You can't get a strike, but you can get a used vehicle Car dealer moving to former bowling alley site in Strasburg BY CINDY HUMMEL, Correspondent
Signatures sealed the fate of the Garden Spot Bowl on March 25.
Owners Donald and Cheryl Kercher sold the property at 226 N. Decatur St. to Darrin Sauder, of Sauder Motors, and his partners.
The land will become the new home of Sauder Motors Inc., a used-vehicle dealership now at 106 W. Main St., and its RV-repair business.
Sauder has no plans to rebuild the bowling alley, which burned down in a three-alarm fire in May 2011.
Donald Kercher and Sauder both declined to disclose the purchase price. According to courthouse records, it was $180,000.
After the fire, the Kerchers had hoped to rebuild the bowling alley. But legal fees and expenses from fighting their insurance company added up, Kercher said. Those expenses, and the amount of the remaining mortgage, made rebuilding impractical, he said.
Fortunately, Kercher said, the bowling alley was not the couple's only source of income. Kercher services MRI and CAT scan machines, while his wife owns Cherlynn House of Beauty on South Decatur Street.
Still, the couple had mixed emotions about selling the property, which they owned since 1999. Kercher said his wife, who managed the bowling alley, cried during settlement.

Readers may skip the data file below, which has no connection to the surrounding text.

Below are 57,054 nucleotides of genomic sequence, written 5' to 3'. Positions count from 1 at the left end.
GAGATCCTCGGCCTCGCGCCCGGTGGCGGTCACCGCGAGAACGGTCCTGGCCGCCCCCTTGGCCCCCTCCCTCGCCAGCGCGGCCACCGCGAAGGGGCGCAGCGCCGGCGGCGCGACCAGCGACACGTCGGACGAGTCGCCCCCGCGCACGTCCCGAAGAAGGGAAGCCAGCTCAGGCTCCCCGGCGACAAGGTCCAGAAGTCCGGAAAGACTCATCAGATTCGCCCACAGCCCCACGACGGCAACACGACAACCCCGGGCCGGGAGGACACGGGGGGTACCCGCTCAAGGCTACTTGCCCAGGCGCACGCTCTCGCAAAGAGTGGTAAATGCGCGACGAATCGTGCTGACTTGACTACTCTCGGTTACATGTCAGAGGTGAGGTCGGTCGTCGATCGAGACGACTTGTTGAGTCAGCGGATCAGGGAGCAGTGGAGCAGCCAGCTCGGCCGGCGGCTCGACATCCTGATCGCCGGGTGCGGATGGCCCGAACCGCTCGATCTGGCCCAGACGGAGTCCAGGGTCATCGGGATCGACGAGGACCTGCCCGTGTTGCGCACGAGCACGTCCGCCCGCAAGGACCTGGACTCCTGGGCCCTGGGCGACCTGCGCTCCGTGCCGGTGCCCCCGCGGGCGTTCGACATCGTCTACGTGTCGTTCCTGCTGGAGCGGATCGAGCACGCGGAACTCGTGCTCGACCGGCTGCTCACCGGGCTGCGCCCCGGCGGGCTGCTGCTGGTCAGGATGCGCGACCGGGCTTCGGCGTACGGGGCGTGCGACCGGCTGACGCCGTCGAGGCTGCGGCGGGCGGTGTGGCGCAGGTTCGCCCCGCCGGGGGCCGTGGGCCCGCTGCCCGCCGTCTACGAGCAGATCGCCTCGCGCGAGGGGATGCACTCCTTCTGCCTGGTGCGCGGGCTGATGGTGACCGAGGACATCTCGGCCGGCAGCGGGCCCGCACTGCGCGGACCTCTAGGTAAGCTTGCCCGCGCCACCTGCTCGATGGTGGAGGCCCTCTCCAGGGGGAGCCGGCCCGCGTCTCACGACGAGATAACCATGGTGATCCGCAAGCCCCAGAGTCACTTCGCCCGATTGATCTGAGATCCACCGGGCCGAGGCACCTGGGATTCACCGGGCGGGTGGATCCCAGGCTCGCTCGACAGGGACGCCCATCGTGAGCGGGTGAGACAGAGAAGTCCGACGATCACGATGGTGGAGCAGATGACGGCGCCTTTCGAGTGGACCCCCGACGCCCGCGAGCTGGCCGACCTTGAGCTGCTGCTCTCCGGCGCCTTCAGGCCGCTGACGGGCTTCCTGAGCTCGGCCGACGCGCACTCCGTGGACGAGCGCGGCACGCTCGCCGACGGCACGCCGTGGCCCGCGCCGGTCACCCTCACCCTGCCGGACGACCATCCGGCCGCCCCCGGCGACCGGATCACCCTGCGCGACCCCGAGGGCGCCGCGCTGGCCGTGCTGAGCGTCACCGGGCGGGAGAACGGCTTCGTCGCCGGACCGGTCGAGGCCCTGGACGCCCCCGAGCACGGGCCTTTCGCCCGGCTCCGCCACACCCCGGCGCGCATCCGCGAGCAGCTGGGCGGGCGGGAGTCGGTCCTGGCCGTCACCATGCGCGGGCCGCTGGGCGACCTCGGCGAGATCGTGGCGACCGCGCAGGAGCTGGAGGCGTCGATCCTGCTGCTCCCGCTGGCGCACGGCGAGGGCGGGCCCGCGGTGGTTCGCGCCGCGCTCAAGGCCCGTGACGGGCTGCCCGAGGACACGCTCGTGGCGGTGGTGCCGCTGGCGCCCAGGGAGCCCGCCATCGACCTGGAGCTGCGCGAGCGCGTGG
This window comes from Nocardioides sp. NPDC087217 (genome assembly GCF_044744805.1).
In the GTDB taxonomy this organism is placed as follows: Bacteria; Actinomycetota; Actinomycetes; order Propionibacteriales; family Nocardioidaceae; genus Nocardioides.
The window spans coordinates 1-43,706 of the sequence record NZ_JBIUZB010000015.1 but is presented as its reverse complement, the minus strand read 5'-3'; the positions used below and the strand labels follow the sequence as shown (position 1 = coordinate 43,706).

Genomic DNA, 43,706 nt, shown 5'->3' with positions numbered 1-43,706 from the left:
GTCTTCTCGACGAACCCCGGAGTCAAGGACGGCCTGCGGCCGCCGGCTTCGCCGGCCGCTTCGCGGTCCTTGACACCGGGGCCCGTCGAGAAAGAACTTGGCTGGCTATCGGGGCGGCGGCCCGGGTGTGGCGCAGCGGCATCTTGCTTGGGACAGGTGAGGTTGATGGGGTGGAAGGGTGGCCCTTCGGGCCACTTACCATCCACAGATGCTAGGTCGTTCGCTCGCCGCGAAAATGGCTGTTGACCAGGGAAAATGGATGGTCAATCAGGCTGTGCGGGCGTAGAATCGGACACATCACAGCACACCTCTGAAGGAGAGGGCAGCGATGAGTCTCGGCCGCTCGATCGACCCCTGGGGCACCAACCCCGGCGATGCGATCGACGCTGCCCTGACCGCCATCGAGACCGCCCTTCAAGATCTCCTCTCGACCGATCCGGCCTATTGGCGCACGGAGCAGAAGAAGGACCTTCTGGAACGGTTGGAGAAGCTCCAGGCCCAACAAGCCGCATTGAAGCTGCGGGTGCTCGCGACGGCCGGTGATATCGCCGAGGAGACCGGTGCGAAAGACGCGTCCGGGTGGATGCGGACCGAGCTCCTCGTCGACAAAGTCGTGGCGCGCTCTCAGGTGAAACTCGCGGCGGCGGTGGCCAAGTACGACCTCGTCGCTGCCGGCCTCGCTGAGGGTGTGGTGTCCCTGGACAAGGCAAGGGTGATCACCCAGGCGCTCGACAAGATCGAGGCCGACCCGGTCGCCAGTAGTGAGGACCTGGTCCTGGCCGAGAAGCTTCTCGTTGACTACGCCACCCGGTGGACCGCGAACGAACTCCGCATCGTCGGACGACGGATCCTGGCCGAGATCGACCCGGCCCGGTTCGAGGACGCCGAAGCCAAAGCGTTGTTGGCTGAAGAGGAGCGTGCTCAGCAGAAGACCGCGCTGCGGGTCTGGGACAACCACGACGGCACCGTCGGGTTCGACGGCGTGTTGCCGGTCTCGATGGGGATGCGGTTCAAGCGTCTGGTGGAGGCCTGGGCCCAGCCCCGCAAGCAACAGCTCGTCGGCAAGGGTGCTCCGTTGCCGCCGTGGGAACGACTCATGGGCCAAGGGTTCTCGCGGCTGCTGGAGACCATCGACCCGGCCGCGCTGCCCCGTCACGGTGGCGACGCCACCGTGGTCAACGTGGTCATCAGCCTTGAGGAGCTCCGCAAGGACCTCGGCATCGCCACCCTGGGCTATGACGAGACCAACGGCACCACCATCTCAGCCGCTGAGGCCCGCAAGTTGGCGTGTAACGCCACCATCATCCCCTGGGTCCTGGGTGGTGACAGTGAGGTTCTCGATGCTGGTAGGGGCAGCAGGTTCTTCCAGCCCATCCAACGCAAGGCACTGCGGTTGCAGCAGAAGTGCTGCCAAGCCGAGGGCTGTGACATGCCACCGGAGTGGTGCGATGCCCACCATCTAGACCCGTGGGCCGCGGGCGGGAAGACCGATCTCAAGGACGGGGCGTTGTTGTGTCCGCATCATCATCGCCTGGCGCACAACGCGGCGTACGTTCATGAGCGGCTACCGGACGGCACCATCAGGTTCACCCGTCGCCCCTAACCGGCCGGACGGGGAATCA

Kercher said he will miss the friends he and Cheryl made through the business.
While Darrin Sauder briefly entertained the idea of putting two bowling lanes in his new office for children to use while their parents shopped for vehicles, he found it would cost too much and require too much space.
Instead, Sauder plans to display salvaged bowling pins from the site in his future dealership.
While bowling fans will no longer have real lanes in Strasburg, Darrin's father, Donald Sauder, said an arcade-style bowling game has not been ruled out.
About a year after the fire, Darrin Sauder said, he asked about buying the land. The Kerchers were still working with their insurance company at that time.
But about two months ago, after the couple had settled with their insurance company (they would not disclose the details of the settlement), the Kerchers called Sauder to see if he was still interested.
The sale went quickly, so the Sauder family is still deciding on specific plans.
"It is still all in the dream stage," Donald Sauder said. He said he will likely sell the company's current site at 106 W. Main St. in the future.
The Sauders' first priority will be removing the remaining debris at the site of the former bowling alley.
As current president of Sauder Motors, Darrin Sauder has taken over most of the responsibility of the business from his father, who is now vice president. Darrin Sauder's 10-year-old son, Ethan, has already gotten involved, checking the business website to make sure it shows current inventory.
The Sauder family has another connection to its new land. Sauder's great grandmother -- a member of the Mellinger family -- lived in a house that was torn down to make way for the bowling alley more than 50 years ago.
Kercher recalled a previous owner's story about the remains of the brick house being used as fill under Garden Spot Bowl.
With the exception of its front steps, the bowling alley had no bricks. So any bricks found while clearing the remaining debris, Kercher said, could be the remains of the old Mellinger homestead.
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